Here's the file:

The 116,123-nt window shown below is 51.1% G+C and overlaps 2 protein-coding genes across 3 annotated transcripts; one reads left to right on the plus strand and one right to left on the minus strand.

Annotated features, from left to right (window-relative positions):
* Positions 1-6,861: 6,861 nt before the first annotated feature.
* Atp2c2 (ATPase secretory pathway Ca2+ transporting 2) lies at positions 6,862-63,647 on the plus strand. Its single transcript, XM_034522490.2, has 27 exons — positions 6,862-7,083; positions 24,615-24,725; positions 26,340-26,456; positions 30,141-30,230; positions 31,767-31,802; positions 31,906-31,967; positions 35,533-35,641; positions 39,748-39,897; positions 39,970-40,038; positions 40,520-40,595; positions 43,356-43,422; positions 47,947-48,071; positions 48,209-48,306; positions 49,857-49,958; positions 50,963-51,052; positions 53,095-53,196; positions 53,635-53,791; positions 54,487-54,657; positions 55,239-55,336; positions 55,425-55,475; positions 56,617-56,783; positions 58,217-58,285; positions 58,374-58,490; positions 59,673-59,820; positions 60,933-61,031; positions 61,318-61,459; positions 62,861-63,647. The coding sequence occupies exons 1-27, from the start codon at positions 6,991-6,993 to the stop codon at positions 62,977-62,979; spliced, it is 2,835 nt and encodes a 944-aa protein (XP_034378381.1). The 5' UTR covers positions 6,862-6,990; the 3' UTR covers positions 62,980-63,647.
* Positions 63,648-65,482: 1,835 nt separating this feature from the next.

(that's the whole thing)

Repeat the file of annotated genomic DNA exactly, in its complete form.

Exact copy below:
The 116,123-nt window shown below is 51.1% G+C and overlaps 2 protein-coding genes across 3 annotated transcripts; one reads left to right on the plus strand and one right to left on the minus strand.

Annotated features, from left to right (window-relative positions):
* Positions 1-6,861: 6,861 nt before the first annotated feature.
* Atp2c2 (ATPase secretory pathway Ca2+ transporting 2) lies at positions 6,862-63,647 on the plus strand. Its single transcript, XM_034522490.2, has 27 exons — positions 6,862-7,083; positions 24,615-24,725; positions 26,340-26,456; positions 30,141-30,230; positions 31,767-31,802; positions 31,906-31,967; positions 35,533-35,641; positions 39,748-39,897; positions 39,970-40,038; positions 40,520-40,595; positions 43,356-43,422; positions 47,947-48,071; positions 48,209-48,306; positions 49,857-49,958; positions 50,963-51,052; positions 53,095-53,196; positions 53,635-53,791; positions 54,487-54,657; positions 55,239-55,336; positions 55,425-55,475; positions 56,617-56,783; positions 58,217-58,285; positions 58,374-58,490; positions 59,673-59,820; positions 60,933-61,031; positions 61,318-61,459; positions 62,861-63,647. The coding sequence occupies exons 1-27, from the start codon at positions 6,991-6,993 to the stop codon at positions 62,977-62,979; spliced, it is 2,835 nt and encodes a 944-aa protein (XP_034378381.1). The 5' UTR covers positions 6,862-6,990; the 3' UTR covers positions 62,980-63,647.
* Positions 63,648-65,482: 1,835 nt separating this feature from the next.